OUYA Review: Fist Puncher



Without question, few games move my personal nostalgia meter further and faster than River City Ransom, the old-school brawler with punching, kicking, sushi eating and weapon throwing aplenty. As such I was quick to jump at the chance to review Team2Bit’s Fist Puncher, which had the unmistakable whiff of a modern day take on classic beat ’em ups. Unfortunately, what I found didn’t smell nearly as sweet or inviting as the originals.

In terms of presentation, Fist Puncher certainly looks and sounds the part of an 8-bit retro release with its blocky yet colorful graphics and chiptune soundtrack. There’s no shortage of bizarre characters and villains to be found as well, as the game drenches itself in goofy lore from start to finish, paying homage to the always hokey arcade classics while also infusing a more contemporary sense of humor that’s been cultivated on the interwebs.

Fighting is a little more complex than you might imagine as in addition to the expected punch, kick and jump, characters can also learn special attacks that are executed by combining the shoulders with the face buttons. An evasive roll is done via the right analog stick, and it’s probably the most valuable move in the entire game as it essentially renders you briefly invulnerable. A series of grab attacks rounds out your fighter’s repertoire.

It’s here that many of the game’s most frustrating shortcomings take root. There’s not enough impact with punches and kicks — thanks to what seems to be questionable hit detection — and the need to move your hand to pull off a roll feels clumsy. Weapons are completely misused in Fist Puncher as well, doing scarcely more damage than normal strikes and breaking ridiculously fast; to the point that they’re of very little use, especially against the dozens of damage sponges you’ll be fighting.

Tactically, Fist Punchers employs a one-size-fits-all approach as pretty much every encounter throughout is best handled by unleashing a flurry of blows, rolling away and then charging back in. This applies to large mobs and boss characters alike, robbing the game of much needed variety. It tries to shoehorn in some different elements to mix things up, but none of them are as good as the basic fighting.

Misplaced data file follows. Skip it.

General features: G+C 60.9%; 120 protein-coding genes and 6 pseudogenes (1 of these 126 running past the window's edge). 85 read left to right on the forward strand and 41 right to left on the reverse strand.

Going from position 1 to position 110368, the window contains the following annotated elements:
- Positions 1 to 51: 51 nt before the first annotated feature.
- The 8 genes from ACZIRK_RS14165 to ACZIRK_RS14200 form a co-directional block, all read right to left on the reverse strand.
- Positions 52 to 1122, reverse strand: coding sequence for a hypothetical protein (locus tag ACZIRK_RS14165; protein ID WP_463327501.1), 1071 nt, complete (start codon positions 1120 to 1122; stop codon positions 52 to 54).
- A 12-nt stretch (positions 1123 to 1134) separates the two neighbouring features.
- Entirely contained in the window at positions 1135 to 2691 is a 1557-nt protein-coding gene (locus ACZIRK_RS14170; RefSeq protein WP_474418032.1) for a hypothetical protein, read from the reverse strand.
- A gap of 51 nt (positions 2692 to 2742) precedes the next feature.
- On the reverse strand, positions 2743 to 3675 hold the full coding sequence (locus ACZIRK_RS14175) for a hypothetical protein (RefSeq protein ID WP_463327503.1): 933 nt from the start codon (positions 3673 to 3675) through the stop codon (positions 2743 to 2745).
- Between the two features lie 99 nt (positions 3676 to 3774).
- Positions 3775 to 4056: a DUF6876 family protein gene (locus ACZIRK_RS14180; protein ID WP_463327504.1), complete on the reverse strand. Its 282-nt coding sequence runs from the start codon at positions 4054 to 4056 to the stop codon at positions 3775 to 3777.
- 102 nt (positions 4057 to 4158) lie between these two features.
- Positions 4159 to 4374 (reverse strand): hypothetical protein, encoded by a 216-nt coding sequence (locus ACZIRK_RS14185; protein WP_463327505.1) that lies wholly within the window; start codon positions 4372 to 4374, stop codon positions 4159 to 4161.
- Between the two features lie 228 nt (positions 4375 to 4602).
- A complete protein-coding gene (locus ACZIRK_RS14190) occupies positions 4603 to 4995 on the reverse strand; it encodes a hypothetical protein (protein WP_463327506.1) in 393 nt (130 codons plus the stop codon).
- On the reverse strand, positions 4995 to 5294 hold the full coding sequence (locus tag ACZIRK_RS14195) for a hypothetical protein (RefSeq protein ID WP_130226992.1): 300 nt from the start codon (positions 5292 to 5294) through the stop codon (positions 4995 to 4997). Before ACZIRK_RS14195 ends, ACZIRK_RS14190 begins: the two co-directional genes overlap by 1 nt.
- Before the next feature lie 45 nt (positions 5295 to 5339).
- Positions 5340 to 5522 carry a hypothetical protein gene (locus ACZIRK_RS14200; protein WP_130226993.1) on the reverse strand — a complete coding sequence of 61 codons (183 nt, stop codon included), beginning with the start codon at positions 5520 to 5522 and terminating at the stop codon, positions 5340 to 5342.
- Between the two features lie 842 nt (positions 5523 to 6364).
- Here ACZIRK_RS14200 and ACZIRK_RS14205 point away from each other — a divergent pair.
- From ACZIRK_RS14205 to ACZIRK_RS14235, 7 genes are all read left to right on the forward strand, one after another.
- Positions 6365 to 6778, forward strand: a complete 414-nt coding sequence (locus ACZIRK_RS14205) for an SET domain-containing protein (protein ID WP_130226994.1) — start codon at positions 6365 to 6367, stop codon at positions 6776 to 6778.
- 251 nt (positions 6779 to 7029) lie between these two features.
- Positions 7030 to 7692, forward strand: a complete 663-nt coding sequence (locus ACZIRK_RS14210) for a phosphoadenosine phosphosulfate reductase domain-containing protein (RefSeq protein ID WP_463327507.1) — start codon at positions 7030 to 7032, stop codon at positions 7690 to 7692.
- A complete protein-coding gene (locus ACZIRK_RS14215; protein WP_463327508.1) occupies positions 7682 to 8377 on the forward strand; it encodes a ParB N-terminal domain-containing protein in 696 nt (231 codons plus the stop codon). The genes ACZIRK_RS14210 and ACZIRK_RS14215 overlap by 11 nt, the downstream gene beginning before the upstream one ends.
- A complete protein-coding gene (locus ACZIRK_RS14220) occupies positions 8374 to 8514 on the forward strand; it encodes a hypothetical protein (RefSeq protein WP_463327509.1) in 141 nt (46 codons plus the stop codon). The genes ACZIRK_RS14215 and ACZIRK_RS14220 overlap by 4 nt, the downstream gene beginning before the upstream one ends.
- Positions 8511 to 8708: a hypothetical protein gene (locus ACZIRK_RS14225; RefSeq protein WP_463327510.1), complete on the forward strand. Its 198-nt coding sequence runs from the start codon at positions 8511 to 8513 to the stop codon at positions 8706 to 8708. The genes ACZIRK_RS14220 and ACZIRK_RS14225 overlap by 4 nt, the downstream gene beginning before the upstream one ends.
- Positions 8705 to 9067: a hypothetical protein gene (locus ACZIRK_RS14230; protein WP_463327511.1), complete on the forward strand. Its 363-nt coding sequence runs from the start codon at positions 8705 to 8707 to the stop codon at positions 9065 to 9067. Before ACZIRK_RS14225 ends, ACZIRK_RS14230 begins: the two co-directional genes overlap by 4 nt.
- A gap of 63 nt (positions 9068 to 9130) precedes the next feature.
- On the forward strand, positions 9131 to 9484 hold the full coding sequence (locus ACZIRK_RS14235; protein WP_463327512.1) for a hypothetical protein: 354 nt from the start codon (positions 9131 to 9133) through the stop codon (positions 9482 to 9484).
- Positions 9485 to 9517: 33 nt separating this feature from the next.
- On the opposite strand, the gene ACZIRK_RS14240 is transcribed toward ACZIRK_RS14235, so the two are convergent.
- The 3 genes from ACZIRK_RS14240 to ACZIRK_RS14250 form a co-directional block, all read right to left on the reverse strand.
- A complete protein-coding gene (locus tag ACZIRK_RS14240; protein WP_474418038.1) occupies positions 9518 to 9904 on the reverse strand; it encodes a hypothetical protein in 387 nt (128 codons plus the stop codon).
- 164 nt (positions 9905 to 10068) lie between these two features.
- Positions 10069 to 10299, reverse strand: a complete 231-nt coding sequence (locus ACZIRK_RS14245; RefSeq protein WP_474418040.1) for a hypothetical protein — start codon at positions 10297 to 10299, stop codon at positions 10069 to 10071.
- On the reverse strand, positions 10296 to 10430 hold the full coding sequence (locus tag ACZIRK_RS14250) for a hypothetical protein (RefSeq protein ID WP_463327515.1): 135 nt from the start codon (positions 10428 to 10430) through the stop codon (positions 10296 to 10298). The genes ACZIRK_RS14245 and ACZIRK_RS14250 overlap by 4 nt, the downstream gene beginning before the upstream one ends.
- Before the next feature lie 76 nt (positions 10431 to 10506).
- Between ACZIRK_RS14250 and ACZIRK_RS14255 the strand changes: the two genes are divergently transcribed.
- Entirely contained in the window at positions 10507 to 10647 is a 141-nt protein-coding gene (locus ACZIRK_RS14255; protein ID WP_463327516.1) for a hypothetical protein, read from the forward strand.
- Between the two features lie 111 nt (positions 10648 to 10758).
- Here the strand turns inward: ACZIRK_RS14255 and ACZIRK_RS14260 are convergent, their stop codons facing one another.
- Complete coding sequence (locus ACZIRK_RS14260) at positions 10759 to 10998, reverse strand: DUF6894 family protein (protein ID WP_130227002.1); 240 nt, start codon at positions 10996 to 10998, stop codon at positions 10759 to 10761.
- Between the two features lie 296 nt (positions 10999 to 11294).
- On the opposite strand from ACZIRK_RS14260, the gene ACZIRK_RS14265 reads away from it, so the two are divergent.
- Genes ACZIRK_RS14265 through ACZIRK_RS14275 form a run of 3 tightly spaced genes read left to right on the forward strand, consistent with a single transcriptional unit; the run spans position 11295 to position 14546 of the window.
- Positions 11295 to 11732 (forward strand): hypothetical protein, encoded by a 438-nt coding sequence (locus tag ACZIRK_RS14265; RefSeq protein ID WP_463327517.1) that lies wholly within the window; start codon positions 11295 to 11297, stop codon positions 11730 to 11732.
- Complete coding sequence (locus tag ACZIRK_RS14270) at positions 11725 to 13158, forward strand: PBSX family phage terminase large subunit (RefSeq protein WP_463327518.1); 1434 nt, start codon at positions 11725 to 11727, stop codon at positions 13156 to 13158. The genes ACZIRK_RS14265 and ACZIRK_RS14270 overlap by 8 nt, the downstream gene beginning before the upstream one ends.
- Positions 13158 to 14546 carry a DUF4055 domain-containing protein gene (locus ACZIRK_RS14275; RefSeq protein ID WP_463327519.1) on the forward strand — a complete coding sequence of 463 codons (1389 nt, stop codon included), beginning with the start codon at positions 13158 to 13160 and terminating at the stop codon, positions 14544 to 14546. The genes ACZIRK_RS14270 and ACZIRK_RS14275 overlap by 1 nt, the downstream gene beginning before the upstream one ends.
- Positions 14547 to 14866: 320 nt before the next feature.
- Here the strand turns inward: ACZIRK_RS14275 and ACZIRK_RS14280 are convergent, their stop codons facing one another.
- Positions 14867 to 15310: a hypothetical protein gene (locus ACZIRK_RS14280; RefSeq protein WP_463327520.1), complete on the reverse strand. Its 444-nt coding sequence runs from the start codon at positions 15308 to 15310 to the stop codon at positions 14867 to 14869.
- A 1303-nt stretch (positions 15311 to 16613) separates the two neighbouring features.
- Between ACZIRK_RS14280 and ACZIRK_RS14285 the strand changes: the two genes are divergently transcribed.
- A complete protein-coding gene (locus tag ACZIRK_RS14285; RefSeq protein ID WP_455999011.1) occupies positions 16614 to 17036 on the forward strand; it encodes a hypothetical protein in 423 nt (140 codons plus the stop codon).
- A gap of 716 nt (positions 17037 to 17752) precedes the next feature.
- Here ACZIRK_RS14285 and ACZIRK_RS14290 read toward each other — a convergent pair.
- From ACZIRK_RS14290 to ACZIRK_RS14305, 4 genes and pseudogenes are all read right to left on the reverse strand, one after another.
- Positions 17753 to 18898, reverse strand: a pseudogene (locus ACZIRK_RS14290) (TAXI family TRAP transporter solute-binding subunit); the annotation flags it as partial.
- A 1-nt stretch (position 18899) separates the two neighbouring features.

On the plus side, there’s a good amount of content to be had here with more than 50 levels and nearly 20 characters to unlock and play as. Each foray into a level will earn you experience as you pile up the body count, and upon leveling up you’ll be able to use an RPG style system to upgrade your fighter’s attributes (power, speed, defense, etc.) and unlock new moves or permanents boosts (such as more hit points). It lets you grow your character to fit your style, though it can necessitate some grinding.

Co-operative play is available locally only, which is a glaring omission. When you think of modern beat ’em ups, like Castle Crashers, some of the best times are had when jumping online with strangers or friends and cracking some skulls. I get that it’s an homage to games of 20-plus years ago when no one knew what the internet was, but this is one area where nostalgia shouldn’t stand in the way of progress.


There’s fun to be had with Fist Puncher courtesy of its beat ’em up formula and irreverent humor, but too many missteps are made for it to reach the rarified air of its inspiration.


About Herija Green

Avid gamer, adventurous lover and all-around damned handsome man...
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